Yongfeng Zhang

Profile Information
Dr. Yongfeng Zhang
University of Wisconsin
Assistant Professor
University of Wisconsin-Madison
CV File

Dr Yongfeng Zhang is currently an assistant professor in the Engineering Physics Department at University of Wisconsin-Madison. His research interest lies in materials aging and degradation in extreme conditions such as radiation, high temperature, stress and corrosive media using microstructure-based modeling. In such harsh environments, materials are subject to significant property degradations induced by a variety of mechanisms, which limit their performance. By tracking microstructure evolution and constructing structure-property correlations, the objective of Dr. Zhang's research is to uncover the degradation mechanisms in materials under extreme conditions. The research outcome will help predict the degradation rates and guide the development of novel materials for applications in extreme conditions.

Dr. Zhang obtained his PhD degree in 2009 from Rensselaer Polytechnical Institute. After that he joined Idaho National Laboratory, INL. Prior to join University of Wisconsin, He is a senior Staff Scientist at INL and leads the Computational Microstructure Science Group in the Fuel Modeling and Simulation Department. 

Irradiation Effect, Mechanical Properties
"Calculation of the displacement energy of alph and gamma uranium" Yongfeng Zhang, Maria Okuniewski, Chaitanya Deo, Journal of Nuclear Materials Vol. 508 2018 181--194 Link
"Formation of tetragonal gas bubble superlattice in bulk molybdenum under helium ion implantation" Cheng Sun, David Sprouster, Khalid Hattar, Lynne Ecker, Lingfeng He, Y. Gao, Yipeng Gao, Yongfeng Zhang, Jian Gan, Scripta Materialia Vol. 149 2018 26-30 Link
We report the formation of tetragonal gas bubble superlattice in bulk molybdenum under helium ion implantation at 573 K. The transmission electron microscopy study shows that the helium bubble lattice constant measured from the in-plane d-spacing is ~4.5 nm, while it is ~3.9 nm from the out-of-plane measurement. The results of synchrotron-based small-angle x-ray scattering agree well with the transmission electron microscopy results in terms of the measurement of bubble lattice constant and bubble size. The coupling of transmission electron microscopy and synchrotron high-energy X-ray scattering provides an effective approach to study defect superlattices in irradiated materials.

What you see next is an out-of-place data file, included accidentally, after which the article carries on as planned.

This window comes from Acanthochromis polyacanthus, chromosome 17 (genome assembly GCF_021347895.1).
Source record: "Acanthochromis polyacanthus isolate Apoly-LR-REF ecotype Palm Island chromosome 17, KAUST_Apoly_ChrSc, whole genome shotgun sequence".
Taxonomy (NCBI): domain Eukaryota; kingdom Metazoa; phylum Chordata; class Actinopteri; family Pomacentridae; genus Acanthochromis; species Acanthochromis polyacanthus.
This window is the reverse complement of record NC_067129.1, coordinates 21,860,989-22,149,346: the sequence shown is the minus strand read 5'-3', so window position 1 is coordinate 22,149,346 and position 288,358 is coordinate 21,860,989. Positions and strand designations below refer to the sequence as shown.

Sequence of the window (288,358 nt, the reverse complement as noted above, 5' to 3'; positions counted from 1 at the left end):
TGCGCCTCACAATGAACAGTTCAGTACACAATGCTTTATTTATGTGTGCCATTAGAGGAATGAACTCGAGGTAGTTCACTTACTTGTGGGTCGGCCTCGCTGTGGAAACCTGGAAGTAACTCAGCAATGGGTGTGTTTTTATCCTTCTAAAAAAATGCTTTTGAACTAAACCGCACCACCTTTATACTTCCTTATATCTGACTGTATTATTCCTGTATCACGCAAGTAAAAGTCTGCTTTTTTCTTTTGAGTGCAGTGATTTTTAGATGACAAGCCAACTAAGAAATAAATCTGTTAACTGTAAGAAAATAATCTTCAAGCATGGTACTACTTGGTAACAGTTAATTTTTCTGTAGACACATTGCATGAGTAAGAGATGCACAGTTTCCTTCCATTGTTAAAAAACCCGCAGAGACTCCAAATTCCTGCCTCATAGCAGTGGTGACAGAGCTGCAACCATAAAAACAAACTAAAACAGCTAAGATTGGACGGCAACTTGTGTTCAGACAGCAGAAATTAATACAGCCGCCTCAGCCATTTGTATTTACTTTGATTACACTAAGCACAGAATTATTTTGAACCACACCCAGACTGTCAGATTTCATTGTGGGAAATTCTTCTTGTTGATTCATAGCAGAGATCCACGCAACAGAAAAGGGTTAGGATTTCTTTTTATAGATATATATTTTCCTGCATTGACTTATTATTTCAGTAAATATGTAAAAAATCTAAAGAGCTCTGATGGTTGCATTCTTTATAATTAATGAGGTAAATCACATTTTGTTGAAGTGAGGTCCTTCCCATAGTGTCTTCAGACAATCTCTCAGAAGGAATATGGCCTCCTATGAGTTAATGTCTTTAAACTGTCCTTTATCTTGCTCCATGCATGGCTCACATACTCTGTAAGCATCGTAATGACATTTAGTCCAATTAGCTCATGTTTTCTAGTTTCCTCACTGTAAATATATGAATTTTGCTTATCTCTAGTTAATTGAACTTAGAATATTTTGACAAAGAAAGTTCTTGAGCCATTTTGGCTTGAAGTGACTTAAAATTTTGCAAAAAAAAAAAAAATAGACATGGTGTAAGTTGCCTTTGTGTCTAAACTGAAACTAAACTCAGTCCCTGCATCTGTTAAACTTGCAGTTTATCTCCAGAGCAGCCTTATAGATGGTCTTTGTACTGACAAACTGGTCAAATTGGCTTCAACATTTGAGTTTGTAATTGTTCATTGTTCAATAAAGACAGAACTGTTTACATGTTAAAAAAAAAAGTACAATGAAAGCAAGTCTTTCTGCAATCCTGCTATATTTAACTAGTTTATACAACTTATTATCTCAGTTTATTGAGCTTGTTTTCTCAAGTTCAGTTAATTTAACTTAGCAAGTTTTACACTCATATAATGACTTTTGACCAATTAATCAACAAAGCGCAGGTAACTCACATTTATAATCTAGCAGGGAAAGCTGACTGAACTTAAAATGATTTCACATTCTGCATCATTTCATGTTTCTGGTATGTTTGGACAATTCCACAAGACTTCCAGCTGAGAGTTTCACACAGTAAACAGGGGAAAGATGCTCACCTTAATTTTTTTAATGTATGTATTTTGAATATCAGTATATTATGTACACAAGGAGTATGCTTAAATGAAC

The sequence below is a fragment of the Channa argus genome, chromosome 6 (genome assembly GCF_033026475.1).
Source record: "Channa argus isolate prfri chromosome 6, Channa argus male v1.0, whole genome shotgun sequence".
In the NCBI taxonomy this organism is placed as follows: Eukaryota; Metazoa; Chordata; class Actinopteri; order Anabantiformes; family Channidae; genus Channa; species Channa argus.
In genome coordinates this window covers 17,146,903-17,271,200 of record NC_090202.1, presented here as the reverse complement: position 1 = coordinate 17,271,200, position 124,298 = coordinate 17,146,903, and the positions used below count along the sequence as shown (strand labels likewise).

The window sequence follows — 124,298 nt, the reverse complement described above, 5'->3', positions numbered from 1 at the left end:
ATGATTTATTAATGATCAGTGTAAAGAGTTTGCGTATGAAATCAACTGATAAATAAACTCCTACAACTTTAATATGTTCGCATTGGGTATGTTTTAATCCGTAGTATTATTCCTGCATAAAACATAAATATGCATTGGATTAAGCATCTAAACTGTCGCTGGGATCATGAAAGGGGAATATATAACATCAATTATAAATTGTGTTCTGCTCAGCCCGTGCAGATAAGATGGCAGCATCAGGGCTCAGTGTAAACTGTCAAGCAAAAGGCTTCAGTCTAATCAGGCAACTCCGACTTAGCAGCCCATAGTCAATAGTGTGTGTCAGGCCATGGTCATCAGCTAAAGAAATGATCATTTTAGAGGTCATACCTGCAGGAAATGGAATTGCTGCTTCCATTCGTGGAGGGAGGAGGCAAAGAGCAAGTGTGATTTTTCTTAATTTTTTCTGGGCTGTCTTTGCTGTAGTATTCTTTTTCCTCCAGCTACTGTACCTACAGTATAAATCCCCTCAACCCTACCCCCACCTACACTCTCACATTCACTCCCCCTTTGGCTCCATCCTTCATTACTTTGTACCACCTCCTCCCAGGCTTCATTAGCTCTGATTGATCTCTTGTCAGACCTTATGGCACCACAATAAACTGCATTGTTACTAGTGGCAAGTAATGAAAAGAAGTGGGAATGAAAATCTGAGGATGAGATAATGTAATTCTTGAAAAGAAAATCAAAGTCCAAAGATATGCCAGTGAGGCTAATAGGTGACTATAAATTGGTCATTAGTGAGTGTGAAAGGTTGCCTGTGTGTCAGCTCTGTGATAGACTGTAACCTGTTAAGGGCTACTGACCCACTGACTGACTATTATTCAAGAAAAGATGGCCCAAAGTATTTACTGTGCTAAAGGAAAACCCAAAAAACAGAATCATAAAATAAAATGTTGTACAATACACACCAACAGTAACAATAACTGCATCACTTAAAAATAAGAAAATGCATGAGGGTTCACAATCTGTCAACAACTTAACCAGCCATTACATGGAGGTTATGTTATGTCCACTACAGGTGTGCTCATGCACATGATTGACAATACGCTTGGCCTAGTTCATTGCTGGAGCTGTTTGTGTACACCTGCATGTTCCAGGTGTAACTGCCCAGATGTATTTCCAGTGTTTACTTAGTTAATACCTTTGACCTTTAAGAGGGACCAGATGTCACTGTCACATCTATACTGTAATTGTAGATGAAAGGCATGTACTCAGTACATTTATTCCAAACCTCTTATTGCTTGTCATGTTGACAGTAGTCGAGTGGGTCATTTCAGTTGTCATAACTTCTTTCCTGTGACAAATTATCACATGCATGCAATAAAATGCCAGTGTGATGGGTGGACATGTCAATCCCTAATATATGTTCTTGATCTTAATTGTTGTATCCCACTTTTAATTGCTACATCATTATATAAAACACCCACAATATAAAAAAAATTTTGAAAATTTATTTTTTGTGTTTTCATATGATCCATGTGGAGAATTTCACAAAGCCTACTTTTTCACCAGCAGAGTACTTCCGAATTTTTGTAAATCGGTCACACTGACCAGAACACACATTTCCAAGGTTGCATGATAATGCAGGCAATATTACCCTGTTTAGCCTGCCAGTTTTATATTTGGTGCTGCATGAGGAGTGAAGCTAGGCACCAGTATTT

"Thermal stability of helium bubble superlattice in Mo under TEM in-situ heating" Jian Gan, Cheng Sun, Lingfeng He, Yongfeng Zhang, Chao Jiang, Yipeng Gao, Journal of Nuclear Materials Vol. 505 2018 207-211 Link
Although the temperature window of helium ion irradiation for gas bubble superlattice (GBS) formation was found to be in the range of approximately 0.15–0.35 melting point in literature, the thermal stability of He GBS has not been fully investigated. This work reports the experiment using an in-situ heating holder in a transmission electron microscope (TEM). A 3.0 mm TEM disc sample of Mo (99.95% pure) was irradiated with 40 keV He ions at 300 °C to a fluence of 1.0E+17 ions/cm2, corresponding to a peak He concentration of approximately 10 at.%, in order to introduce He GBS. In-situ heating was conducted with a ramp rate of ∼25 °C/min, hold time of ∼30 min, and temperature step of ∼100 °C up to 850 °C (0.39Tm homologous temperature). The result shows good thermal stability of He GBS in Mo with no noticeable change on GBS lattice constant and ordering. The implication of this unique and stable ordered microstructure on mechanistic understanding of GBS and its advanced application are discussed.